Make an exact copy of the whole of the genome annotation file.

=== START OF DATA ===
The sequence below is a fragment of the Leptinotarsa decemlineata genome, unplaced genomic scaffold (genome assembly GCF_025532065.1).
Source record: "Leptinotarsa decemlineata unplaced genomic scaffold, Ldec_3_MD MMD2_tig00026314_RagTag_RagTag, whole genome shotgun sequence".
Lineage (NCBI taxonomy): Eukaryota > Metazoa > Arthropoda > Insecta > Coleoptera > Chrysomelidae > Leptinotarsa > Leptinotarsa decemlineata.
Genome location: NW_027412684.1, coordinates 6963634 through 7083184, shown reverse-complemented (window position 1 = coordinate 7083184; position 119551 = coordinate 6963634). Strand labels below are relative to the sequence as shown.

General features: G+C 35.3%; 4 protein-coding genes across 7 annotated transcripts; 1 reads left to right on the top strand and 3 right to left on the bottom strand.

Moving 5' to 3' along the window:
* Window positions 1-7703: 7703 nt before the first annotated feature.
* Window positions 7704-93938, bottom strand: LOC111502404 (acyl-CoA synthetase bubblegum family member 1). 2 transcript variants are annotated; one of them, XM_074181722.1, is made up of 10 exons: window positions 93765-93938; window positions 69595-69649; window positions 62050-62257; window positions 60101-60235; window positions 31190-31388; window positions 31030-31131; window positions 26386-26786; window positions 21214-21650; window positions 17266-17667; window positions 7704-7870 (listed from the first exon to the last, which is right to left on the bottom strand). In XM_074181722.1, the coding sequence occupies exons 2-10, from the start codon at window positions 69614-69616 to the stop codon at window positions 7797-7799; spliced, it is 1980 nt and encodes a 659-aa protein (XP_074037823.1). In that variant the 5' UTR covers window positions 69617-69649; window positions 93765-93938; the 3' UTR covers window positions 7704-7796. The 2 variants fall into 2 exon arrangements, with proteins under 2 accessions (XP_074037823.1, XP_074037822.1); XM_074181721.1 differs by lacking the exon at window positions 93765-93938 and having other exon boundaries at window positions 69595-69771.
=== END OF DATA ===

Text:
The sequence below is a fragment of the Leptinotarsa decemlineata genome, unplaced genomic scaffold (genome assembly GCF_025532065.1).
Source record: "Leptinotarsa decemlineata unplaced genomic scaffold, Ldec_3_MD MMD2_tig00026314_RagTag_RagTag, whole genome shotgun sequence".
Lineage (NCBI taxonomy): Eukaryota > Metazoa > Arthropoda > Insecta > Coleoptera > Chrysomelidae > Leptinotarsa > Leptinotarsa decemlineata.
Genome location: NW_027412684.1, coordinates 6963634 through 7083184, shown reverse-complemented (window position 1 = coordinate 7083184; position 119551 = coordinate 6963634). Strand labels below are relative to the sequence as shown.

General features: G+C 35.3%; 4 protein-coding genes across 7 annotated transcripts; 1 reads left to right on the top strand and 3 right to left on the bottom strand.

Moving 5' to 3' along the window:
* Window positions 1-7703: 7703 nt before the first annotated feature.
* Window positions 7704-93938, bottom strand: LOC111502404 (acyl-CoA synthetase bubblegum family member 1). 2 transcript variants are annotated; one of them, XM_074181722.1, is made up of 10 exons: window positions 93765-93938; window positions 69595-69649; window positions 62050-62257; window positions 60101-60235; window positions 31190-31388; window positions 31030-31131; window positions 26386-26786; window positions 21214-21650; window positions 17266-17667; window positions 7704-7870 (listed from the first exon to the last, which is right to left on the bottom strand). In XM_074181722.1, the coding sequence occupies exons 2-10, from the start codon at window positions 69614-69616 to the stop codon at window positions 7797-7799; spliced, it is 1980 nt and encodes a 659-aa protein (XP_074037823.1). In that variant the 5' UTR covers window positions 69617-69649; window positions 93765-93938; the 3' UTR covers window positions 7704-7796. The 2 variants fall into 2 exon arrangements, with proteins under 2 accessions (XP_074037823.1, XP_074037822.1); XM_074181721.1 differs by lacking the exon at window positions 93765-93938 and having other exon boundaries at window positions 69595-69771.